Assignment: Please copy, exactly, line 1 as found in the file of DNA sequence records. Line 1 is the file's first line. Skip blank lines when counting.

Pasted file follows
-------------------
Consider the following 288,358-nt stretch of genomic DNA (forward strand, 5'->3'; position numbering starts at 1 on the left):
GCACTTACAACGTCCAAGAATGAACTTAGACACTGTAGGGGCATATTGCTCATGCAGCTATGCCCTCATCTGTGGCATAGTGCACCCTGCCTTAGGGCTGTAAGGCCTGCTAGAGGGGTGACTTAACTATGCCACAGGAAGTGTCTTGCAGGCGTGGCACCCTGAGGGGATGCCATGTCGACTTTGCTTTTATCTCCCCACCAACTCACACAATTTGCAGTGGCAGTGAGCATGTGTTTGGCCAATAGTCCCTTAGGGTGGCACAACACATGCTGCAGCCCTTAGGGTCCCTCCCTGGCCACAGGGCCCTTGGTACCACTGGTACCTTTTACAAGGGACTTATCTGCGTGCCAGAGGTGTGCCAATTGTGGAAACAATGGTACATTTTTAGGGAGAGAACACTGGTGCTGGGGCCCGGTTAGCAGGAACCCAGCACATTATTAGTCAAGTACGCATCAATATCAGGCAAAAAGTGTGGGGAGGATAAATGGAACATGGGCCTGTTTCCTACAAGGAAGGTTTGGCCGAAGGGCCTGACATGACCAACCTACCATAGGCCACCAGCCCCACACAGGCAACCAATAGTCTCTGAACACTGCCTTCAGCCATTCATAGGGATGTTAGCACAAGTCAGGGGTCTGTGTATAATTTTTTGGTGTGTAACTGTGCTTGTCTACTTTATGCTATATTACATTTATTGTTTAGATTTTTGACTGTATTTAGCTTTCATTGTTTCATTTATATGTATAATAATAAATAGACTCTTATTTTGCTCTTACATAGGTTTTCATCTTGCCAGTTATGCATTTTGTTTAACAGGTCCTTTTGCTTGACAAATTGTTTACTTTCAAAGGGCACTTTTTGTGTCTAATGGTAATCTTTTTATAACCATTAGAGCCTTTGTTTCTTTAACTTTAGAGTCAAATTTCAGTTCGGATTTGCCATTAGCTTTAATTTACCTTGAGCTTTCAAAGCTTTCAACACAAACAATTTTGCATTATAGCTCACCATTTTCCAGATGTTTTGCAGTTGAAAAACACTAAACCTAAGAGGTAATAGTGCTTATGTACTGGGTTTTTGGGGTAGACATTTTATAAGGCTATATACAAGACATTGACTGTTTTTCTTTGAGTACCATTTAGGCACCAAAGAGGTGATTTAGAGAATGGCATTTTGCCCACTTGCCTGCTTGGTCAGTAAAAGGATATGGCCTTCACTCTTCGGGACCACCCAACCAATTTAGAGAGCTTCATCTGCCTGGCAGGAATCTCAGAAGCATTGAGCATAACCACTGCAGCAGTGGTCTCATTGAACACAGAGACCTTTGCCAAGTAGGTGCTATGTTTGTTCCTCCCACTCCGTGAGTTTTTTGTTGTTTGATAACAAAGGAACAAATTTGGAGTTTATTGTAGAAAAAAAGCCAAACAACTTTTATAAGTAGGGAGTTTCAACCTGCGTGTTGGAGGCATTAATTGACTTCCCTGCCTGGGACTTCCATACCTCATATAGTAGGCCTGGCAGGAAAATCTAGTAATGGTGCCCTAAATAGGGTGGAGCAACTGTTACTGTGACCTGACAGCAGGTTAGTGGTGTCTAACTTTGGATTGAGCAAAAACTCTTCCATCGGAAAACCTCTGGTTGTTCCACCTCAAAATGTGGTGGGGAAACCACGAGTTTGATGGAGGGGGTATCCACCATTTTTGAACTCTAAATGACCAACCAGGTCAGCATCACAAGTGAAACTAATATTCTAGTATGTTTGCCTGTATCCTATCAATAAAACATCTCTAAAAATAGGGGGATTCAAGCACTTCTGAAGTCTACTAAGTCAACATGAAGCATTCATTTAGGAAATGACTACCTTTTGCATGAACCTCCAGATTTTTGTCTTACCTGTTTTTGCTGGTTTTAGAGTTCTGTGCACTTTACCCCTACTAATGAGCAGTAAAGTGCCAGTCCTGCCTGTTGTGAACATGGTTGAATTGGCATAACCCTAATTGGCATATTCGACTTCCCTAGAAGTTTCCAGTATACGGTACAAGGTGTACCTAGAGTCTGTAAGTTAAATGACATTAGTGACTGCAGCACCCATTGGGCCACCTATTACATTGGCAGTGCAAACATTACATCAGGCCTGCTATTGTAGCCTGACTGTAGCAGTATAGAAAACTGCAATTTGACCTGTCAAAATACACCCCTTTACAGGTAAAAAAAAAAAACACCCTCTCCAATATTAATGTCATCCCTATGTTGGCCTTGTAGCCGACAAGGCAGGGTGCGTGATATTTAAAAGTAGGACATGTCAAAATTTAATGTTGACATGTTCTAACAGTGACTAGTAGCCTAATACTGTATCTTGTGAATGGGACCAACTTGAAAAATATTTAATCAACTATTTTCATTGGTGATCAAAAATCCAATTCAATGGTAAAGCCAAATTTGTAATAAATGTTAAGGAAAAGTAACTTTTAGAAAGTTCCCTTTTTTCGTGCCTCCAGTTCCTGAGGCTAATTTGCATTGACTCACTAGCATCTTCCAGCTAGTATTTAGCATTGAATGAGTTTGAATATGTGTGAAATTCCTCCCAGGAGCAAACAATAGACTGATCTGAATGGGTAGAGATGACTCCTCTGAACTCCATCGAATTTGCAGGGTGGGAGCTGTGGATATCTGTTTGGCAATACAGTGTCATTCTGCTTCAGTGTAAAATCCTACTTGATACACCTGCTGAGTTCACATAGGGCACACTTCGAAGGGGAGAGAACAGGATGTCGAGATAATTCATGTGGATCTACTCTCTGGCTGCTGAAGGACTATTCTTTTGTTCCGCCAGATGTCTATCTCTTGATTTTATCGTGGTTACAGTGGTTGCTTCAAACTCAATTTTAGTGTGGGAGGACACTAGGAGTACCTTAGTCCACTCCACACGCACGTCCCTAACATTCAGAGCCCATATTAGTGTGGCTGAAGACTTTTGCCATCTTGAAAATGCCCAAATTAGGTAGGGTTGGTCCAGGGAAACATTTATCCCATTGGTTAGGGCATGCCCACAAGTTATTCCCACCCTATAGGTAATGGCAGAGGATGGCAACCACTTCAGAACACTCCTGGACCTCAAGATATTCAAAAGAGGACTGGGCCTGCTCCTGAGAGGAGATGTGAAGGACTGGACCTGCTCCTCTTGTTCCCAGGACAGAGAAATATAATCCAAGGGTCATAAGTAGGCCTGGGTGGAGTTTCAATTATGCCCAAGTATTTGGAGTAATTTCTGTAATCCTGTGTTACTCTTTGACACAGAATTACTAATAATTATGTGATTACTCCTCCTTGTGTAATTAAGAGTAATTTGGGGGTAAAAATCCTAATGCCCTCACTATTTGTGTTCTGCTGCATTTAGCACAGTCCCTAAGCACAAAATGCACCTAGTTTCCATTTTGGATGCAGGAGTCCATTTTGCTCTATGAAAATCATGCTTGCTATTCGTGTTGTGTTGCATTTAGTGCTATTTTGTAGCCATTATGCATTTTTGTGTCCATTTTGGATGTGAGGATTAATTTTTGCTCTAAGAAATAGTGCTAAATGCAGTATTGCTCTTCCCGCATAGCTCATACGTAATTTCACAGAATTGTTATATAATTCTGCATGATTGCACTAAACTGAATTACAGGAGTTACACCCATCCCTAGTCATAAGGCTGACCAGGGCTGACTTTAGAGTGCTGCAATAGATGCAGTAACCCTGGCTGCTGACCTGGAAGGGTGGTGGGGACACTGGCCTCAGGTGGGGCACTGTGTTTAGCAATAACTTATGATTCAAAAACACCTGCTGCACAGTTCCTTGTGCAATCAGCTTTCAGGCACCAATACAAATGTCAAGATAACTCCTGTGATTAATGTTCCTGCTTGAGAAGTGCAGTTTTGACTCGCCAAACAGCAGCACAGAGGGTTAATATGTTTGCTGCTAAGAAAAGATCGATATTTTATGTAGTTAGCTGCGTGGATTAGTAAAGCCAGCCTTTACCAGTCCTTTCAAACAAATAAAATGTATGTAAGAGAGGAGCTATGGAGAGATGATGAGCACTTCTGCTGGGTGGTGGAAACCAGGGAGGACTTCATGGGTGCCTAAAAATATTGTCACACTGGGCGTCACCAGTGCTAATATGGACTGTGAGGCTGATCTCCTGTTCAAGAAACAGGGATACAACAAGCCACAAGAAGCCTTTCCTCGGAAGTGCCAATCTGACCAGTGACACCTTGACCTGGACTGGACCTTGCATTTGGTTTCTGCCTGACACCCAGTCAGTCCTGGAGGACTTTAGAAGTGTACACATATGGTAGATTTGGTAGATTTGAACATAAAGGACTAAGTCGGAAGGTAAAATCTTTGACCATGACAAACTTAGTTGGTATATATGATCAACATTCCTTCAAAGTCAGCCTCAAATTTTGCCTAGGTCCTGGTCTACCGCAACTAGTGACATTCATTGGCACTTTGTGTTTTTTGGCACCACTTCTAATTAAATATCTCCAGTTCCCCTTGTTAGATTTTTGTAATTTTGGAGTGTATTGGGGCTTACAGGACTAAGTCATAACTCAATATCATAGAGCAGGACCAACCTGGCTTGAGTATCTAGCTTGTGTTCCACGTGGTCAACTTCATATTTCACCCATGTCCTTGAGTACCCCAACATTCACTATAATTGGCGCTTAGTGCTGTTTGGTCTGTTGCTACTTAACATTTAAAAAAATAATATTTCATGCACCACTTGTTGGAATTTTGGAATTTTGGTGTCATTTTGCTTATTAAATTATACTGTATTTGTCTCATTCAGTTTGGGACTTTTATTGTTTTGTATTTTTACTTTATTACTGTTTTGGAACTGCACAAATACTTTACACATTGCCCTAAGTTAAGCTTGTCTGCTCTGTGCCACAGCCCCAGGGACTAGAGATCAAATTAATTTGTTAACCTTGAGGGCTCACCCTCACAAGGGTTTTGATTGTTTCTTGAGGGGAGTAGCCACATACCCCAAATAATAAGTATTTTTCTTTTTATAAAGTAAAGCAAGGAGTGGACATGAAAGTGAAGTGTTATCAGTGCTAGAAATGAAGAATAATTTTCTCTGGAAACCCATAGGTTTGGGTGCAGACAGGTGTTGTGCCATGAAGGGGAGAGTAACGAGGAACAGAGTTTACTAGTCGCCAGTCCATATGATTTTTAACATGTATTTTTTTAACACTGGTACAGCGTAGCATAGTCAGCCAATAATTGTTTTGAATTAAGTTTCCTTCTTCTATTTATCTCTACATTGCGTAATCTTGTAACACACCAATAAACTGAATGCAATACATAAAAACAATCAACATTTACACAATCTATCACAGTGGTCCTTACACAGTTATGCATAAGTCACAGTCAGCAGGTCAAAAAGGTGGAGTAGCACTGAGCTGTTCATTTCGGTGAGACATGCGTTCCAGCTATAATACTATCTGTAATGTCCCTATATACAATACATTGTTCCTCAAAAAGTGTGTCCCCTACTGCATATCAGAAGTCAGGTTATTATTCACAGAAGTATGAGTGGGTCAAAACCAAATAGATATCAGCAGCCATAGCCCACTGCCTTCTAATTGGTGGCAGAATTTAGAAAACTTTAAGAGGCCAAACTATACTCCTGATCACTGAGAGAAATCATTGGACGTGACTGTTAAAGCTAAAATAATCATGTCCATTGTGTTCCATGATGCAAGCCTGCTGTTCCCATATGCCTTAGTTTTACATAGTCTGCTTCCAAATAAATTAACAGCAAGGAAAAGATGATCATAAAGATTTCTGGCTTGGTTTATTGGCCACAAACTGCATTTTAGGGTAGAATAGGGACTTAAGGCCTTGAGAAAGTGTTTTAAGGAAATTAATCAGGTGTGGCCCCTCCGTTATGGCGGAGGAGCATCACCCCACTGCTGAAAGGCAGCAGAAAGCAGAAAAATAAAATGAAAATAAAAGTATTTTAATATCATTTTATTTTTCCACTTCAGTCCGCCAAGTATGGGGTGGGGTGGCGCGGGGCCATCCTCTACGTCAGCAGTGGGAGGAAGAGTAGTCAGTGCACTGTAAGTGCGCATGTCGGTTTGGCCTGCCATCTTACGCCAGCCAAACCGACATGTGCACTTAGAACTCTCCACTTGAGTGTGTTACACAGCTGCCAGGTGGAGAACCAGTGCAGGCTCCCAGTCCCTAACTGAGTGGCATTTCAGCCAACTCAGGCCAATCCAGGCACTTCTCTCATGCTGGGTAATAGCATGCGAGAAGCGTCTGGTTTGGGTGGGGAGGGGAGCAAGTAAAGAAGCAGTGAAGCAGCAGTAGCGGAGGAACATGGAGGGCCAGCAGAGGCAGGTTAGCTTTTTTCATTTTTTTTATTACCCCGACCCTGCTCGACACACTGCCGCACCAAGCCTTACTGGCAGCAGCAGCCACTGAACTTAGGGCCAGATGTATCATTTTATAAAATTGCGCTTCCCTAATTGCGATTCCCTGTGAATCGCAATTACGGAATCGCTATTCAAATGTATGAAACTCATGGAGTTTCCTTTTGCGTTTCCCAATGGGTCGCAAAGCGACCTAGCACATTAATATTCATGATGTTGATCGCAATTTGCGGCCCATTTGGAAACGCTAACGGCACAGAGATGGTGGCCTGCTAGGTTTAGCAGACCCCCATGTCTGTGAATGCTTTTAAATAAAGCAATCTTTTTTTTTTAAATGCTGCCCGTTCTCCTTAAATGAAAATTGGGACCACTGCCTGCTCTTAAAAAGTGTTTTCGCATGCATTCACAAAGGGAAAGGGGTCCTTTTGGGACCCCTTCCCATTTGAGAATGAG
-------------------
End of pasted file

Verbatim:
Consider the following 288,358-nt stretch of genomic DNA (forward strand, 5'->3'; position numbering starts at 1 on the left):